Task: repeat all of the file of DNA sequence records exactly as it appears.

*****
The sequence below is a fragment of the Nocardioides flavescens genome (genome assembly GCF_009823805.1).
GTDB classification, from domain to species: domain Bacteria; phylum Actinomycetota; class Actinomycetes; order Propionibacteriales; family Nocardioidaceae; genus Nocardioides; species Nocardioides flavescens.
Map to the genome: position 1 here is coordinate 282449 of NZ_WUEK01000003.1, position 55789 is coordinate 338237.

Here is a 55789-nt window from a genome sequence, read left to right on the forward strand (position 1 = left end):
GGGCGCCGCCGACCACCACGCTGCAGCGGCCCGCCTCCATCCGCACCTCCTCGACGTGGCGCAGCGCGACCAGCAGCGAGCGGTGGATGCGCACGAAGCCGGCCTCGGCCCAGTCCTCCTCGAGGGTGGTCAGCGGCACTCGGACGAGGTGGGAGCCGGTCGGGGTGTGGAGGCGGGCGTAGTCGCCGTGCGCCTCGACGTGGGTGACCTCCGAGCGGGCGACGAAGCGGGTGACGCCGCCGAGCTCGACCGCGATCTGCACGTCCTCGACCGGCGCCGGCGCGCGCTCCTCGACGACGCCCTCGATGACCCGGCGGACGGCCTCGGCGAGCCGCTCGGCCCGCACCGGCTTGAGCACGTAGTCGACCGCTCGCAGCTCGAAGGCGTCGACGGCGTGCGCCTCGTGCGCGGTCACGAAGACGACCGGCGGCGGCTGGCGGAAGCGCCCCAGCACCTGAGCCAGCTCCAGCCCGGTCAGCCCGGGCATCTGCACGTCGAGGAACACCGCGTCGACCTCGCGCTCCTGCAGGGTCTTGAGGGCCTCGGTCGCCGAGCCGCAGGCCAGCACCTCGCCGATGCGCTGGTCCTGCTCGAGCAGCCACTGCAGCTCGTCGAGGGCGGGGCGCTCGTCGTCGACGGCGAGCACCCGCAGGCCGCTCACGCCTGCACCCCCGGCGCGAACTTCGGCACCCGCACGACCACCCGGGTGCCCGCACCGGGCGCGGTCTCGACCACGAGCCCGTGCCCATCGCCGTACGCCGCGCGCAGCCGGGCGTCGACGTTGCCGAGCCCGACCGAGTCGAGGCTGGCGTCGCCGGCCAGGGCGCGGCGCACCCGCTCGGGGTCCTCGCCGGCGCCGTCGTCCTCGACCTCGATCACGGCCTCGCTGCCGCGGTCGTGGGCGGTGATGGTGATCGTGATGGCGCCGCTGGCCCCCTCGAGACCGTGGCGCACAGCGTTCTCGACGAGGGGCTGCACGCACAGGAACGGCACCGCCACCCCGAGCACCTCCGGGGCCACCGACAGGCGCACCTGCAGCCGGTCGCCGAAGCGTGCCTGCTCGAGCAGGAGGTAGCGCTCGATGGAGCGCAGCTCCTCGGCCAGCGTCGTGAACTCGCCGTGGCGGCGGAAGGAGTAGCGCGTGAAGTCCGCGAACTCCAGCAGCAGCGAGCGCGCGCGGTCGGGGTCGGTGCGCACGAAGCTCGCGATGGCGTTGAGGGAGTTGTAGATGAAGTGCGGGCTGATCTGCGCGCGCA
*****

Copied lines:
The sequence below is a fragment of the Nocardioides flavescens genome (genome assembly GCF_009823805.1).
GTDB classification, from domain to species: domain Bacteria; phylum Actinomycetota; class Actinomycetes; order Propionibacteriales; family Nocardioidaceae; genus Nocardioides; species Nocardioides flavescens.
Map to the genome: position 1 here is coordinate 282449 of NZ_WUEK01000003.1, position 55789 is coordinate 338237.

Here is a 55789-nt window from a genome sequence, read left to right on the forward strand (position 1 = left end):
GGGCGCCGCCGACCACCACGCTGCAGCGGCCCGCCTCCATCCGCACCTCCTCGACGTGGCGCAGCGCGACCAGCAGCGAGCGGTGGATGCGCACGAAGCCGGCCTCGGCCCAGTCCTCCTCGAGGGTGGTCAGCGGCACTCGGACGAGGTGGGAGCCGGTCGGGGTGTGGAGGCGGGCGTAGTCGCCGTGCGCCTCGACGTGGGTGACCTCCGAGCGGGCGACGAAGCGGGTGACGCCGCCGAGCTCGACCGCGATCTGCACGTCCTCGACCGGCGCCGGCGCGCGCTCCTCGACGACGCCCTCGATGACCCGGCGGACGGCCTCGGCGAGCCGCTCGGCCCGCACCGGCTTGAGCACGTAGTCGACCGCTCGCAGCTCGAAGGCGTCGACGGCGTGCGCCTCGTGCGCGGTCACGAAGACGACCGGCGGCGGCTGGCGGAAGCGCCCCAGCACCTGAGCCAGCTCCAGCCCGGTCAGCCCGGGCATCTGCACGTCGAGGAACACCGCGTCGACCTCGCGCTCCTGCAGGGTCTTGAGGGCCTCGGTCGCCGAGCCGCAGGCCAGCACCTCGCCGATGCGCTGGTCCTGCTCGAGCAGCCACTGCAGCTCGTCGAGGGCGGGGCGCTCGTCGTCGACGGCGAGCACCCGCAGGCCGCTCACGCCTGCACCCCCGGCGCGAACTTCGGCACCCGCACGACCACCCGGGTGCCCGCACCGGGCGCGGTCTCGACCACGAGCCCGTGCCCATCGCCGTACGCCGCGCGCAGCCGGGCGTCGACGTTGCCGAGCCCGACCGAGTCGAGGCTGGCGTCGCCGGCCAGGGCGCGGCGCACCCGCTCGGGGTCCTCGCCGGCGCCGTCGTCCTCGACCTCGATCACGGCCTCGCTGCCGCGGTCGTGGGCGGTGATGGTGATCGTGATGGCGCCGCTGGCCCCCTCGAGACCGTGGCGCACAGCGTTCTCGACGAGGGGCTGCACGCACAGGAACGGCACCGCCACCCCGAGCACCTCCGGGGCCACCGACAGGCGCACCTGCAGCCGGTCGCCGAAGCGTGCCTGCTCGAGCAGGAGGTAGCGCTCGATGGAGCGCAGCTCCTCGGCCAGCGTCGTGAACTCGCCGTGGCGGCGGAAGGAGTAGCGCGTGAAGTCCGCGAACTCCAGCAGCAGCGAGCGCGCGCGGTCGGGGTCGGTGCGCACGAAGCTCGCGATGGCGTTGAGGGAGTTGTAGATGAAGTGCGGGCTGATCTGCGCGCGCA